Beware. Lengthy potentially boring post!
One of my least favourite renovating projects is reglazing windows. This time the boat room window got stuck and as Martin pushed it hard on one side the pane broke. I had planned on repainting and recementing the putty on this window and had "saved" it for next year but now that the outer pane on the double glazing broke I had to do something about it before it gets to cold. Because this window swings out from the top of the frame we had to remove the whole thing and board the opening up until it was all finished.
Wille caught me with surprize as I removed the broken panes. The inner one had a hairline crack too and I decided to change them both while I was at it. I broke the panes bit by bit wearing the attractive safety glasses and gloves.
Once all the glass and dried old putty was removed I sanded the frame down with my trusted mouse.
I painted the window frame inside and out with a new special window paint that supposedly will not stick as much as the older versions. I wasn't entirely happy with the paint. It was kind of like painting wood with an emulsion. Hopefully it will be ok.
Our new panes waiting to be mounted. Packages like these always freak me out. I get the feeling I'll break then just by looking at them.
Gooooo!!! This is the linseed oil putty. Very sticky so wear rubber gloves for this job.
I then pressed the putty all around into the frame for the first pane to rest on. No need to do a nice job at this point. Just make sure there's putty everywhere.
Once the pane was laid on top of the putty I pressed lightly all the way around. This will make the putty squeeze out underneath...
...so you then take a putty knife and scrape off the excess. Just pull it along the pane and frame.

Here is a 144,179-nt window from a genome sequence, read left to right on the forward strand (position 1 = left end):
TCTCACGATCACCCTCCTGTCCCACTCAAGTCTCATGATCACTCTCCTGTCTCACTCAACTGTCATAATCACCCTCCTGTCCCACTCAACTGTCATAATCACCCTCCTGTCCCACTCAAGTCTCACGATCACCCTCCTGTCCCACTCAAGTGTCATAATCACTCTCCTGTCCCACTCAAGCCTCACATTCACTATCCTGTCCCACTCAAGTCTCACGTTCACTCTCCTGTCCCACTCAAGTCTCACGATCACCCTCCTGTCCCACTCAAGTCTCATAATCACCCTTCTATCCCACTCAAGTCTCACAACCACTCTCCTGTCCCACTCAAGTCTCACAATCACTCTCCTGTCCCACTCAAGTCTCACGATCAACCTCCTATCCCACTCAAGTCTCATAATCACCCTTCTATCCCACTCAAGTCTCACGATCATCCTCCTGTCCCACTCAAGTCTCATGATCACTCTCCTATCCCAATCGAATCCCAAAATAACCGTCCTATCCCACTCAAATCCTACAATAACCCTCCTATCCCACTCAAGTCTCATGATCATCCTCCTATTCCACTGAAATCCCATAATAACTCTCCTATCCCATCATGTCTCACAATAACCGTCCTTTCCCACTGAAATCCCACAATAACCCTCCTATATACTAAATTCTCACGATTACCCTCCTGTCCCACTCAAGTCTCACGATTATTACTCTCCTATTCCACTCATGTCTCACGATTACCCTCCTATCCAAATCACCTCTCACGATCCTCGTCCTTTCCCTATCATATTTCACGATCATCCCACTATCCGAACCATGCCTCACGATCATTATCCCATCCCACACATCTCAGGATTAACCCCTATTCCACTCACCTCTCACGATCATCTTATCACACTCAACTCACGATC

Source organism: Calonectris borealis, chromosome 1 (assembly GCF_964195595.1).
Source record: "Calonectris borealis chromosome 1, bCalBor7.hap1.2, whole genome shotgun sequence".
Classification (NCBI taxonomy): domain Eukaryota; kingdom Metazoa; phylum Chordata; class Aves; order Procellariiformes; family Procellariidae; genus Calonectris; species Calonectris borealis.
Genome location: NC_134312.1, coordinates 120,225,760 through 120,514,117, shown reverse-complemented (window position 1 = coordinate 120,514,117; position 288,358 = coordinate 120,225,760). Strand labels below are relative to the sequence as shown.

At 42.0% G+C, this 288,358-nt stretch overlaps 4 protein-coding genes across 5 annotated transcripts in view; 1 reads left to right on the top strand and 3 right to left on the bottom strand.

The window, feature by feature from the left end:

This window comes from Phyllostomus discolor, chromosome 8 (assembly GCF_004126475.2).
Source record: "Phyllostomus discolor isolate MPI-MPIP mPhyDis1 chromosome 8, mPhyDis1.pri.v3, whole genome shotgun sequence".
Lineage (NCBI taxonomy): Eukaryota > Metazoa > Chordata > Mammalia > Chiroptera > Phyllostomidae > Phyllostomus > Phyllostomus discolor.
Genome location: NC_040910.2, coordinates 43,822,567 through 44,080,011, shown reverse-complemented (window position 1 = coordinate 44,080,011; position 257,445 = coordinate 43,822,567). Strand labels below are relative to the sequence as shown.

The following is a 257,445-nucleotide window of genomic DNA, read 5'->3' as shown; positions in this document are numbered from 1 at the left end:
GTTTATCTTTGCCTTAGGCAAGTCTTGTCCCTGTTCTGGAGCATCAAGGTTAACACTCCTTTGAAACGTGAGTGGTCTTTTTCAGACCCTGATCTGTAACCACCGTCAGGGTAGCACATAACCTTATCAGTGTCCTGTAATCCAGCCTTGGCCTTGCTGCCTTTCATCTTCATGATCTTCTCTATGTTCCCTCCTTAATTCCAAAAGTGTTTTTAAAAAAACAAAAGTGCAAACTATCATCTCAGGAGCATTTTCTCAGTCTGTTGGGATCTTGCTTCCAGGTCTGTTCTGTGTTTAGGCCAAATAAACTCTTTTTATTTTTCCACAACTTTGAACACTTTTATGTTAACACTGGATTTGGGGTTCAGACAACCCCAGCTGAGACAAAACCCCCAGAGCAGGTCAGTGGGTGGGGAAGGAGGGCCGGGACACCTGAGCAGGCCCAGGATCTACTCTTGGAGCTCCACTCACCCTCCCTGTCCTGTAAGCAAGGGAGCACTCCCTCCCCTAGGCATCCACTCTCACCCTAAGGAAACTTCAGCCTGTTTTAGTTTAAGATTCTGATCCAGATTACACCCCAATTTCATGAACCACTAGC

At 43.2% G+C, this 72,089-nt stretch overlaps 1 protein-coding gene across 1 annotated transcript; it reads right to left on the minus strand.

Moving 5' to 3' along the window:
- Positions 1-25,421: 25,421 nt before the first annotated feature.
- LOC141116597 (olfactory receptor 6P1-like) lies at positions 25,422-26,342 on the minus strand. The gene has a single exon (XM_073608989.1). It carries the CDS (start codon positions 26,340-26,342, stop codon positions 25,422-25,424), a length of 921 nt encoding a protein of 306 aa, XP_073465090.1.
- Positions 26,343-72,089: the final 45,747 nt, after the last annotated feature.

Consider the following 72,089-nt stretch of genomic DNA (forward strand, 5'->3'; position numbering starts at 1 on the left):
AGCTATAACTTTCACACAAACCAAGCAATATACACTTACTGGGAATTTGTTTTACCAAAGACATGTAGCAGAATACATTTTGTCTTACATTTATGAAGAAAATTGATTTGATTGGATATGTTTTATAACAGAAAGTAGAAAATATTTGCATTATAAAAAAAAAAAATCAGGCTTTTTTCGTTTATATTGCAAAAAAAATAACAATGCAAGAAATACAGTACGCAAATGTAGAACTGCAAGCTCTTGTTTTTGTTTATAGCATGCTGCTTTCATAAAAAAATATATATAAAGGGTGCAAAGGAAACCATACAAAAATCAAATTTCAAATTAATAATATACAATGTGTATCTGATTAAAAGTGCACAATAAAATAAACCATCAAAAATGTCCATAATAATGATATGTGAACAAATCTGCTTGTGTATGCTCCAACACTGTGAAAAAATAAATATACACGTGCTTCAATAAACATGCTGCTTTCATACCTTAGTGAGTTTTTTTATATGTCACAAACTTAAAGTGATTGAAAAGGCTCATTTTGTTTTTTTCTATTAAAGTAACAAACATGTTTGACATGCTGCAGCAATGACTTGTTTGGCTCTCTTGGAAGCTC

To make the pane stay put inside of the frame you hammer in these special metal pins. They come in a long stick and once you've hammered one in you break it off...
... and it looks like this. Hammering along the pane is a little bit intmidating, but the glass is stronger than you think so don't worry, it'll be ok.
More putty. This time on the top of the pane along the frame. Again you go all around and ...
...then take your putty knife, place it at an angle and pull it at a 45 degree angle along the frame and pane. Pick off the excess...
... and when you're done take a brush, dip it in water and brush the putty. This apparently helps harden the putty and a the same time you even out little bumps.
Because the putty is so sticky you will get some on the frame and pane so use a lint free cloth with some white spirit on it and clean along the putty.
This is what it looks like when done. This type of putty needs to harden for weeks before it can be painted so I'm finishing the painting later on.
Because I removed both panes I had to do all the steps above twice before being able to close the window. Sigh. But here I'm finally done. Yay!